Hackaday editors Mike Szczys and Elliot Williams dish up a hot slice of the week’s hardware hacks. We feature a lot of clocks on Hackaday, but few can compare to the mechanical engineering elegance of the band-saw-blade-based ratcheting clock we swoon over on this week’s show. We’ve found a superb use of a six-pin microcontroller, peek in on tire (or is that tyre) wear particles, and hear the sounds of 500 mph RC gliders. It turns out that 3D printers are the primordial ooze for both pumping water and positioning cameras. This episode comes to a close by getting stressed out over concrete.
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Continue reading “Hackaday Podcast 087: Sound-Shattering Gliders, Pressing Dashcam Buttons, And Ratcheting Up Time”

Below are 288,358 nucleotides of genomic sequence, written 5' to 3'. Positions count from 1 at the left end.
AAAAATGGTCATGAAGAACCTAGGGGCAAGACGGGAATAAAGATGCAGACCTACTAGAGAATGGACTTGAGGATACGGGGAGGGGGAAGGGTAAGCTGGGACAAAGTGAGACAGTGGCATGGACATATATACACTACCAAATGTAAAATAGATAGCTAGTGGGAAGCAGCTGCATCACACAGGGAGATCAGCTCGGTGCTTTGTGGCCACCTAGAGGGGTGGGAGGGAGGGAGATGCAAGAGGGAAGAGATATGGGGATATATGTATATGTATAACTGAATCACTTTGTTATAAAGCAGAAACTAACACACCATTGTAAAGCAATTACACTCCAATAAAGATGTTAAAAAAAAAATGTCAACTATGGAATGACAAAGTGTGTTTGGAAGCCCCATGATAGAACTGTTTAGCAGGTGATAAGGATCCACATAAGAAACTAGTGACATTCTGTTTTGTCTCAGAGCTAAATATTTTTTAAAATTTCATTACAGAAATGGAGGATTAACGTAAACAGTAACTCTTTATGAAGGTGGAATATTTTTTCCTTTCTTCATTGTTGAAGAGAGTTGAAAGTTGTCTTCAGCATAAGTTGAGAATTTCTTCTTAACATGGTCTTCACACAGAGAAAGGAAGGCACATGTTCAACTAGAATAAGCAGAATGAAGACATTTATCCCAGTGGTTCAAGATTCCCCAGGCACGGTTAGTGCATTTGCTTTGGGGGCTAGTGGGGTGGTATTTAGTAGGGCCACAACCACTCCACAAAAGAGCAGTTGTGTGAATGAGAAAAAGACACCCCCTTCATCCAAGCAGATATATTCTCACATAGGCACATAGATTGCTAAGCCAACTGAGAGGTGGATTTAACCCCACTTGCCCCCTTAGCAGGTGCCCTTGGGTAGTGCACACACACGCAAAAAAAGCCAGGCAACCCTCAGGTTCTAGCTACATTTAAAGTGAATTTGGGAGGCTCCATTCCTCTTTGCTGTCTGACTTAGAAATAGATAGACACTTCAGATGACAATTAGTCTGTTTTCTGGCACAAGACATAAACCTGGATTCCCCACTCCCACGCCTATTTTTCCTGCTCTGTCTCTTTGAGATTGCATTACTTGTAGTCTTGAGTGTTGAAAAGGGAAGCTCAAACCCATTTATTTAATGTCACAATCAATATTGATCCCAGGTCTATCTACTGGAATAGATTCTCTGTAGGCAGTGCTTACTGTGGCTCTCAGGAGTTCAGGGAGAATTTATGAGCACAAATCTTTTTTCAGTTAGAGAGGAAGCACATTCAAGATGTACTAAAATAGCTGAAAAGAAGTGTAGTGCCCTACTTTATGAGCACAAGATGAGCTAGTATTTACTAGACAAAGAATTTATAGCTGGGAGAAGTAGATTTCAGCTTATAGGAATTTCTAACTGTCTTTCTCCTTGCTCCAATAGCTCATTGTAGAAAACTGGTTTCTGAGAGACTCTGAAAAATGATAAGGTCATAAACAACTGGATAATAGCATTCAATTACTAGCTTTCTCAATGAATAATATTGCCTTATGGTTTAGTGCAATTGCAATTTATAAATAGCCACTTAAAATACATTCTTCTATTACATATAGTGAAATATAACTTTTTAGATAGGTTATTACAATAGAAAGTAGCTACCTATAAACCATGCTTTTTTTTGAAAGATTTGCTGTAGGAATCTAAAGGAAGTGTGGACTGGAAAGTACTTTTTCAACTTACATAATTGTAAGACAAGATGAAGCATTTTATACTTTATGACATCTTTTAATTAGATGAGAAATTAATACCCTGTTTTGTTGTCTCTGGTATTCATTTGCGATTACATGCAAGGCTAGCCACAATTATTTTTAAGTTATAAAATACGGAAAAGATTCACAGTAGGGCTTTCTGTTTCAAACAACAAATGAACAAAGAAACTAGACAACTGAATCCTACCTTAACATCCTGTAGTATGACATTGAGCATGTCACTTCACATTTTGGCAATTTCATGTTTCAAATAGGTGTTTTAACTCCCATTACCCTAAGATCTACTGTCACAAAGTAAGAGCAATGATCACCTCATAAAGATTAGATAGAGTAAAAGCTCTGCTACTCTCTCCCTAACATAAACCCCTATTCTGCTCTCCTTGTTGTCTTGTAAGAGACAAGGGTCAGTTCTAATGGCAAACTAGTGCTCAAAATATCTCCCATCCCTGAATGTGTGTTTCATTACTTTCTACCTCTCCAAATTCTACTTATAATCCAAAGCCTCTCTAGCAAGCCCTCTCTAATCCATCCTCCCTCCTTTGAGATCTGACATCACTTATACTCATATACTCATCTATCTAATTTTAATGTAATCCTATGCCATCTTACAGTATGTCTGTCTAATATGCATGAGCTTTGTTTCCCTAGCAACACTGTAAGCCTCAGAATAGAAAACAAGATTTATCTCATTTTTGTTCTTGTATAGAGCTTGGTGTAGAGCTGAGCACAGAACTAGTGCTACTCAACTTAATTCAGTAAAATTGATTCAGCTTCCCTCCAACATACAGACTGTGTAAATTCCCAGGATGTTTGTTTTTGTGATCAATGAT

[Frank Zhao’s] grandfather has esophageal cancer. Unfortunately for him, it means he’ll be eating through a tube for a while. This involves someone helping him with a big syringe to push a thick food liquid through the tube. [Frank] knew there had to be a better way. While [Frank] was in the hospital in China visiting, he started designing a 3D printed peristaltic pump. It’s what you would expect: a mechanism that massages a loop of plastic tubing to push the contents further down the path.
After he got back to the States he refined his design a bit more and started 3D printing. As it turns out — it works pretty damn well. In the following video he shows it pumping mayonaise — and since it’s peristalic, no priming of the pump required!
Continue reading “3D Printed Peristalic Pump Has Impressive Capabilities”